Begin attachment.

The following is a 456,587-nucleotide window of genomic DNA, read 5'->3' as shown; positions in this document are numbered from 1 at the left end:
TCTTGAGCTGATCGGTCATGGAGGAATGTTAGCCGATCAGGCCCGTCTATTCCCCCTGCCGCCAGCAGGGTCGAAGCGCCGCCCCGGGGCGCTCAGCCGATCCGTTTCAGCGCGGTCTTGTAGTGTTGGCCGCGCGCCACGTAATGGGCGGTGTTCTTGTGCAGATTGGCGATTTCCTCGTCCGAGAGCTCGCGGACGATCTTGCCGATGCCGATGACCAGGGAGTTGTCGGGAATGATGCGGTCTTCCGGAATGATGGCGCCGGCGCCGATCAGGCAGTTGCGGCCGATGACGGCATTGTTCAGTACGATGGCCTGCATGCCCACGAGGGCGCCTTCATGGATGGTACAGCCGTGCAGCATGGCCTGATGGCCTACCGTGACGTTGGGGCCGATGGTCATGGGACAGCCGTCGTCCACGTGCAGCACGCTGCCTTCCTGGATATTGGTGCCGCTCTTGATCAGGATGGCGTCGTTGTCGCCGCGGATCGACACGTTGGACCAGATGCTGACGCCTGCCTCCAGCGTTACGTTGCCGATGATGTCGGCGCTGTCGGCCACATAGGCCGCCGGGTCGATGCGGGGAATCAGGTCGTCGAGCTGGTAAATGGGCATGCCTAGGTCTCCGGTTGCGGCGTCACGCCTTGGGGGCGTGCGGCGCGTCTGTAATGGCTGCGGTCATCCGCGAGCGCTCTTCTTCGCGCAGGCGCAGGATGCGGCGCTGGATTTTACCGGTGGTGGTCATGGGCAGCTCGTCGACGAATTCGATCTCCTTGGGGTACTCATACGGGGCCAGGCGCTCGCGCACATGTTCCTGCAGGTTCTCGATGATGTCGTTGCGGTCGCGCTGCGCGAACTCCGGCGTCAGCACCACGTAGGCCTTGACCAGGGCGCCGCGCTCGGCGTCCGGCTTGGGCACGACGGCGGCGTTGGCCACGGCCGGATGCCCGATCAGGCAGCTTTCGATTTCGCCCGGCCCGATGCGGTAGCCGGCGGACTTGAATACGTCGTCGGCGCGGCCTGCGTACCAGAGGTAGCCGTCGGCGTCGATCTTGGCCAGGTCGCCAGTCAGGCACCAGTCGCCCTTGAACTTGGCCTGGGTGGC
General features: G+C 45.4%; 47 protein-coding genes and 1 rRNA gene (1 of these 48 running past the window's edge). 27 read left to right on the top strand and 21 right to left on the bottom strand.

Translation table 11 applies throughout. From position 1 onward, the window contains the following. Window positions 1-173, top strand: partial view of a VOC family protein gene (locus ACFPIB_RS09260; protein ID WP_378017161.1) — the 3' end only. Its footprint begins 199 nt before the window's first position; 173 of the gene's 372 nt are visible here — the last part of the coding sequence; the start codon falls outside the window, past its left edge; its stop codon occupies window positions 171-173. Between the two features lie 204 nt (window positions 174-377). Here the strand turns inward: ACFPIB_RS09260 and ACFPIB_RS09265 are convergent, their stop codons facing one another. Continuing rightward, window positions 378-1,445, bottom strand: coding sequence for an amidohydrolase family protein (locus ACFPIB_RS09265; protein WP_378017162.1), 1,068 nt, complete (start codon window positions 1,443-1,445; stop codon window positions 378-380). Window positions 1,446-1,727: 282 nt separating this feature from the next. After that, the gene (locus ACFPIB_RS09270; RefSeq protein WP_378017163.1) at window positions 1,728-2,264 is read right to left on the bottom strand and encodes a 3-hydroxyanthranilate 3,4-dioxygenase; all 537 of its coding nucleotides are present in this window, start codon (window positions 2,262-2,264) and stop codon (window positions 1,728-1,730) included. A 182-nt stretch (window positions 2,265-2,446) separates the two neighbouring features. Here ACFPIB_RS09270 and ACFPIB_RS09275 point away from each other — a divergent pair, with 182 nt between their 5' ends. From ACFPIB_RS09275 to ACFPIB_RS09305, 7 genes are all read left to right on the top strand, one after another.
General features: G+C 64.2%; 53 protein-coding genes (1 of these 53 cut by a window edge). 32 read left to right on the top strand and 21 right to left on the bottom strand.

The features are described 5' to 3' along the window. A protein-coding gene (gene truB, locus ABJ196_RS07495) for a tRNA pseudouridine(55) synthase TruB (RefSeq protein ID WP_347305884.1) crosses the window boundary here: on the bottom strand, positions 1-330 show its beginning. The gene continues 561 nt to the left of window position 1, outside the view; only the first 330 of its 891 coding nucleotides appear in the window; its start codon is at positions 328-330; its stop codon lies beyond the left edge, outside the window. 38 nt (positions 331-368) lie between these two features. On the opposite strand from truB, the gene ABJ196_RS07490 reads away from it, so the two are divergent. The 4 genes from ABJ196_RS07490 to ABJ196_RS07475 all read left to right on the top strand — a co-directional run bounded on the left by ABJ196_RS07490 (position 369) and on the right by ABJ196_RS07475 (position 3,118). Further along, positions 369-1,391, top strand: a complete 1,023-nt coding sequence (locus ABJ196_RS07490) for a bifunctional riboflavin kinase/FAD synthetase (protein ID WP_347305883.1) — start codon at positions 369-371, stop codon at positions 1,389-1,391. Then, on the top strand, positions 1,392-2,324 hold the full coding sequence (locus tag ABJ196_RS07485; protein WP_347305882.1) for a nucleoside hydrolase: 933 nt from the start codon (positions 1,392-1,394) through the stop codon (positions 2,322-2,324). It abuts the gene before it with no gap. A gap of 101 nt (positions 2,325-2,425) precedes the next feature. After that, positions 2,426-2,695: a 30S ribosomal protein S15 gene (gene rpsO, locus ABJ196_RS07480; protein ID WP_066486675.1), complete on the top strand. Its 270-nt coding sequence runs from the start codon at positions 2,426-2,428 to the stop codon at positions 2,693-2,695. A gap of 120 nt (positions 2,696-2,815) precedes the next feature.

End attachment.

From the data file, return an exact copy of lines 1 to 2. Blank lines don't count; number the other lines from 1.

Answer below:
The following is a 456,587-nucleotide window of genomic DNA, read 5'->3' as shown; positions in this document are numbered from 1 at the left end:
TCTTGAGCTGATCGGTCATGGAGGAATGTTAGCCGATCAGGCCCGTCTATTCCCCCTGCCGCCAGCAGGGTCGAAGCGCCGCCCCGGGGCGCTCAGCCGATCCGTTTCAGCGCGGTCTTGTAGTGTTGGCCGCGCGCCACGTAATGGGCGGTGTTCTTGTGCAGATTGGCGATTTCCTCGTCCGAGAGCTCGCGGACGATCTTGCCGATGCCGATGACCAGGGAGTTGTCGGGAATGATGCGGTCTTCCGGAATGATGGCGCCGGCGCCGATCAGGCAGTTGCGGCCGATGACGGCATTGTTCAGTACGATGGCCTGCATGCCCACGAGGGCGCCTTCATGGATGGTACAGCCGTGCAGCATGGCCTGATGGCCTACCGTGACGTTGGGGCCGATGGTCATGGGACAGCCGTCGTCCACGTGCAGCACGCTGCCTTCCTGGATATTGGTGCCGCTCTTGATCAGGATGGCGTCGTTGTCGCCGCGGATCGACACGTTGGACCAGATGCTGACGCCTGCCTCCAGCGTTACGTTGCCGATGATGTCGGCGCTGTCGGCCACATAGGCCGCCGGGTCGATGCGGGGAATCAGGTCGTCGAGCTGGTAAATGGGCATGCCTAGGTCTCCGGTTGCGGCGTCACGCCTTGGGGGCGTGCGGCGCGTCTGTAATGGCTGCGGTCATCCGCGAGCGCTCTTCTTCGCGCAGGCGCAGGATGCGGCGCTGGATTTTACCGGTGGTGGTCATGGGCAGCTCGTCGACGAATTCGATCTCCTTGGGGTACTCATACGGGGCCAGGCGCTCGCGCACATGTTCCTGCAGGTTCTCGATGATGTCGTTGCGGTCGCGCTGCGCGAACTCCGGCGTCAGCACCACGTAGGCCTTGACCAGGGCGCCGCGCTCGGCGTCCGGCTTGGGCACGACGGCGGCGTTGGCCACGGCCGGATGCCCGATCAGGCAGCTTTCGATTTCGCCCGGCCCGATGCGGTAGCCGGCGGACTTGAATACGTCGTCGGCGCGGCCTGCGTACCAGAGGTAGCCGTCGGCGTCGATCTTGGCCAGGTCGCCAGTCAGGCACCAGTCGCCCTTGAACTTGGCCTGGGTGGC